Truth or Consequences: The real cost of winning a sweepstakes!
My husband won a Harley Davidson motorcycle. He entered a contest in a local grocery store one day while I was couponing. We do this a lot. I hunt tearpads, peelies, winetags; he enters sweepstakes. So far, his efforts in sending texts have paid off. My toddler is currently watching “Bubble Guppies” on the 46″ TV he won last year from a beer promotion.
Yeah. The shiny TV is usually a toddler entertainment device. Such is life.
Last year, it all worked out pretty smoothly. He got a call that he won, filled out the papers, including a W-9, and then picked up the prize at the distribution center in March of 2010. We received a form 1099 Misc for it, and claimed it on our taxes. We didn’t have to pay taxes on it, probably due to our income bracket, but it was listed on our 1040. Kristin does not mess with Uncle Sam.
This year, not so much. We got the call in late May or early June that he had won. CJ faxed off the papers, then mailed them after. They were supposed to ship the bike to our local dealership, and he’d have it by July 4th. He took the Motorcycle Safety Course, and tried to look around for the best deals for motorcycle insurance.
The dealership (which shall remain nameless for right now) told him he’d have to pay the taxes on the bike before he could pick it up. Uh oh. We don’t keep $700 in the bank just on the off chance that he might win a big prize. So, we worked around it and just waited.
I guess waiting paid off. On last Friday, the sponsors of the contest called to ask why he hadn’t picked up the motorcycle yet. After CJ explained that we didn’t have the money for the taxes and registration that the dealership said we needed, the rep got really quiet. Then she explained that since the bike was bought in another state, there was no reason for him to pay the dealership anything. They would have to be paid before he registered the bike, though. To the county. Not the dealership.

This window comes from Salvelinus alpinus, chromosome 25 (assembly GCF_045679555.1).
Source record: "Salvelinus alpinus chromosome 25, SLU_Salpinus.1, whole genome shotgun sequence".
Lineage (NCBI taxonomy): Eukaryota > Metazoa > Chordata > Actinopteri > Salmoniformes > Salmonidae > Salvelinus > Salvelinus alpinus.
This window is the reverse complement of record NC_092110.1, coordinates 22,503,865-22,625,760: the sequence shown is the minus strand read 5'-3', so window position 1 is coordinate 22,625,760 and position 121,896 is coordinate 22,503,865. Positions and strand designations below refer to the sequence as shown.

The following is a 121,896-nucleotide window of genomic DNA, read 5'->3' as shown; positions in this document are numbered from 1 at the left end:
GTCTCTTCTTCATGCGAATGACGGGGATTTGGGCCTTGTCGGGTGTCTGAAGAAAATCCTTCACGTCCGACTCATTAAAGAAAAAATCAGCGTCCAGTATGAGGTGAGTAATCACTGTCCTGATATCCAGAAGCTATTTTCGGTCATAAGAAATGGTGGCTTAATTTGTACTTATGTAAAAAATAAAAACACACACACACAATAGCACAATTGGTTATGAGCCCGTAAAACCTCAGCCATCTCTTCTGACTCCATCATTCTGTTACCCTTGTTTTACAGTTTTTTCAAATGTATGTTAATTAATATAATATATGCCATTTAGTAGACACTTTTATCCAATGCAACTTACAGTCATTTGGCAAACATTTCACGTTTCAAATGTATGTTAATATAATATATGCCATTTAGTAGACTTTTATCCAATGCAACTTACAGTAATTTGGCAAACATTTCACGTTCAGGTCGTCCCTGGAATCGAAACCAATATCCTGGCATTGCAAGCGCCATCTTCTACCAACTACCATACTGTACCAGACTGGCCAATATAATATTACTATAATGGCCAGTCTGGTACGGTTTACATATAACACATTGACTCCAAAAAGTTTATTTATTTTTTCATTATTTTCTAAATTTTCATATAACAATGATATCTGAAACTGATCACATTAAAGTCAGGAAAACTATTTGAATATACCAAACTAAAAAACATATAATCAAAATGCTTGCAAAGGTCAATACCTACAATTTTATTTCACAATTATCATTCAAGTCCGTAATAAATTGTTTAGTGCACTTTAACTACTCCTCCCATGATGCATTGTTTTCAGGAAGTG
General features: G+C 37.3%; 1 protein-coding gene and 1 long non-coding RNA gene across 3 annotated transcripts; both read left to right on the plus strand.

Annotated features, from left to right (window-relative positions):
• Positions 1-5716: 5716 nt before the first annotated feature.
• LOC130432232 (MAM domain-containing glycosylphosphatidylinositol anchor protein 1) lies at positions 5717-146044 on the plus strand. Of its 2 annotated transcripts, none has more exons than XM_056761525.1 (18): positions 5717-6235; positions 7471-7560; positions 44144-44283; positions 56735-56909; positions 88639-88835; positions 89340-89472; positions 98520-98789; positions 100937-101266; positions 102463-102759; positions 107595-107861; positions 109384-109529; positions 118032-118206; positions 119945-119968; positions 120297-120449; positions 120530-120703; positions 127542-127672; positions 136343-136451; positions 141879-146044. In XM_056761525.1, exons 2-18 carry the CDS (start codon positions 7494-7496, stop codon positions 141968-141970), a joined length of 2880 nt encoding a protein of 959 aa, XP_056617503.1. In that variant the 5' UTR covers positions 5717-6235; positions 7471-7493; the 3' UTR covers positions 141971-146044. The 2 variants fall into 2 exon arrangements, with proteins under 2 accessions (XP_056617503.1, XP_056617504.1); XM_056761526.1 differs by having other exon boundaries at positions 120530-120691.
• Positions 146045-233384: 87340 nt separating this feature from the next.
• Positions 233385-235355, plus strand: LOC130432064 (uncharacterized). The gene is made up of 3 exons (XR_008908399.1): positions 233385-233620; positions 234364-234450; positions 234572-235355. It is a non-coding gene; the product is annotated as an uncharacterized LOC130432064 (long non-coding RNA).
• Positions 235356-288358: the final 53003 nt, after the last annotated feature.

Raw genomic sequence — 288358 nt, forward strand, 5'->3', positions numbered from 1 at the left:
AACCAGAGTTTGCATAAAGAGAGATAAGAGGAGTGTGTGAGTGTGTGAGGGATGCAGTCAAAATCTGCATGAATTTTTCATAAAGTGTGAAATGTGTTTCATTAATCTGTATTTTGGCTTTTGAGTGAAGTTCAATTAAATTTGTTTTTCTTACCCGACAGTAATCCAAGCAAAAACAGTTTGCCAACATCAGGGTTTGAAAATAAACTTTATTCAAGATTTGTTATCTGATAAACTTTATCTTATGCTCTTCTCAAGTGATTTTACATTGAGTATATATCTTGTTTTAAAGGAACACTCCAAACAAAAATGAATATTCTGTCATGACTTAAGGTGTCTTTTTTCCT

On Saturday, at the crack of noon, we went off to the dealership to pick up the bike. It was supposed to be ready at noon.
Of course, it wasn’t.
The salesman, who had been nothing but sunshine and roses to my husband previously, was now snippy. It would take about an hour, he said. I gave him the Look of Doom™ and that hour magically became 15 minutes. It’s a good look. While they were getting the bike down from wherever, my husband signed the papers. The sales manager wouldn’t give him a temporary tag, so I followed him home, holding the paperwork in the car with me.
The dealership had held the bike for almost 2 months. They received it sometime at the end of June.
I’m really disgusted with these people. Okay, if you know me, I’m a few shades above disgusted and venturing into downright ticked. Ahem.
We’re waiting to hear back from the contest rep. I’d love to know how many other contest winners were scammed by this dealership, but I guess we’ll never know.
So, what should you do if you win a big ticket item:
1. Ask questions. Who (pays taxes), When (can I expect to receive this shiny item), What (is the exact description), and Where (am I picking it up) are your best friends.
2. Keep records. Make copies of your paperwork.
3. Be prepared to pay taxes if you win a large prize.